Royal jelly may help cure Alzheimer's

Researchers at Stanford University, in the United States of America, found that the royalactin protein, present in royal jelly, promotes the growth and proliferation of stem cells in mice. These cells are known to be pluripotent, that is, they are capable of repairing body tissues and have the potential to treat degenerative diseases, such as Alzheimer's.

In addition, the researchers identified a protein similar to royalactin, NHLRC3, which was later called Regina, which is produced in the embryonic phase of the human body, playing an important role in the formation of the embryo and being able to promote the multiplication of stem cells.

How the study was done

Researchers at Stanford University, observing that the queen bee was larger than the others and analyzing their behavior, found that this difference in size was due to the consumption of royal jelly by the queen bee. Then, they detected that the royalactin, present in this jelly, was responsible for the growth of the bee, because it causes the stem cells of these insects to multiply.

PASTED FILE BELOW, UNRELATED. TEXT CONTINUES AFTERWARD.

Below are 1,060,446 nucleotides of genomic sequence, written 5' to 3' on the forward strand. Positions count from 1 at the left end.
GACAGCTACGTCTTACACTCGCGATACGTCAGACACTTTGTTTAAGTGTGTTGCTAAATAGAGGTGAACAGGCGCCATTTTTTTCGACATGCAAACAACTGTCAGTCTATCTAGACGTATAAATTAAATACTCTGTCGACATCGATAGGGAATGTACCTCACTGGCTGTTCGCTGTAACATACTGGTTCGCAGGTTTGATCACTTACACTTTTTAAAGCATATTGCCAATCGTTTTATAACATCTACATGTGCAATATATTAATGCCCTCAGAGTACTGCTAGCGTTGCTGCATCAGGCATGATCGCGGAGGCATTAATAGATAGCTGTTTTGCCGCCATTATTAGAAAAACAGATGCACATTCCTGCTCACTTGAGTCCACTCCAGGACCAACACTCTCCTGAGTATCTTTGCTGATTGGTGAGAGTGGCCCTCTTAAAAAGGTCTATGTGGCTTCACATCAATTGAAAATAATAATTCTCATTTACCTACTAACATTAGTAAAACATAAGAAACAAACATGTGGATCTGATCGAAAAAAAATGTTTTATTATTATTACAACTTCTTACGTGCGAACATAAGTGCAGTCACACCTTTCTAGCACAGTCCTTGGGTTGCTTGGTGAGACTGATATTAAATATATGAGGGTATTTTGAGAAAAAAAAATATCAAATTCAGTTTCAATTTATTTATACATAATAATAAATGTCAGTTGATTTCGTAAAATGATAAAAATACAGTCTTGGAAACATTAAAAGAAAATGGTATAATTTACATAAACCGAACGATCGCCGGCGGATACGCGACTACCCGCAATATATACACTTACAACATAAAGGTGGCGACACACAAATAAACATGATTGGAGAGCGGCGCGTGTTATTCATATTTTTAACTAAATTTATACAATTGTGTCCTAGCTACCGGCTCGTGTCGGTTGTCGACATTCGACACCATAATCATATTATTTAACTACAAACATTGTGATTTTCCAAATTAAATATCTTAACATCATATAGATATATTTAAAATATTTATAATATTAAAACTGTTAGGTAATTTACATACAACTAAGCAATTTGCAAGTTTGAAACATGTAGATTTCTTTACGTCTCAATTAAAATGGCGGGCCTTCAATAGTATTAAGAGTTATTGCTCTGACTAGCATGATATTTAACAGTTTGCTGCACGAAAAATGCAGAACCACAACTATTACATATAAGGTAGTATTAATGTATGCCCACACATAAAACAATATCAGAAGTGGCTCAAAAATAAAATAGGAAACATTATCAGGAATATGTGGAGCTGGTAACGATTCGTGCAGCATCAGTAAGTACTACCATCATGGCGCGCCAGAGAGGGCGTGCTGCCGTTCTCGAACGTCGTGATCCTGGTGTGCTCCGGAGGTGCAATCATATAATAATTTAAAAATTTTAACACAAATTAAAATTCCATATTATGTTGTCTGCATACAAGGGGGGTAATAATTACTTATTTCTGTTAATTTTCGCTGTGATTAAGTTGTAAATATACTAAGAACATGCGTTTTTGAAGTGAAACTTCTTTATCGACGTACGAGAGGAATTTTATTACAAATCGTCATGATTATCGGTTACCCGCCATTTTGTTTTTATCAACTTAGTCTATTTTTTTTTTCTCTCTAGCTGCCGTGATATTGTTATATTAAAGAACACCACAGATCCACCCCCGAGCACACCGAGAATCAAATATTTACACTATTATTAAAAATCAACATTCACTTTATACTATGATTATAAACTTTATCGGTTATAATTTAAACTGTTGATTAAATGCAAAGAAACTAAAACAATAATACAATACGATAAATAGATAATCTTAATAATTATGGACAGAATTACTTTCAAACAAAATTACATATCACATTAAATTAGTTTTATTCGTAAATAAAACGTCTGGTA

After that, in the laboratory, the researchers injected this protein into 8-month-old female mice and after 8 weeks they harvested parts of the tissue that grew to analyze the effects of royalactin on the animals' bodies. When examining the tissue, the researchers observed a set of 519 genes, which were activated in contact with royalactin and found that some of these genes were responsible for the multiplication of stem cells. After this conclusion, the same researchers searched for substances similar to royalactin that were produced in the human body and that performed the same function.

Finally, they found the NHLRC3 protein, which they named Regina, which is produced in humans in the embryonic phase and also causes stem cells to grow, proliferate and can be used to regenerate degraded tissues, as is the case. in Alzheimer's disease.

What remains to prove

It is important to highlight that this study is still in its initial phase and was carried out only with mice and, although it has revealed the importance of royalactin and Regina protein in the production of stem cells, further research is needed to identify the complete mechanism of action of these substances in the human body and its application in the treatment of degenerative diseases, such as Alzheimer's. In the meantime, see what's available for the treatment of Alzheimer's disease.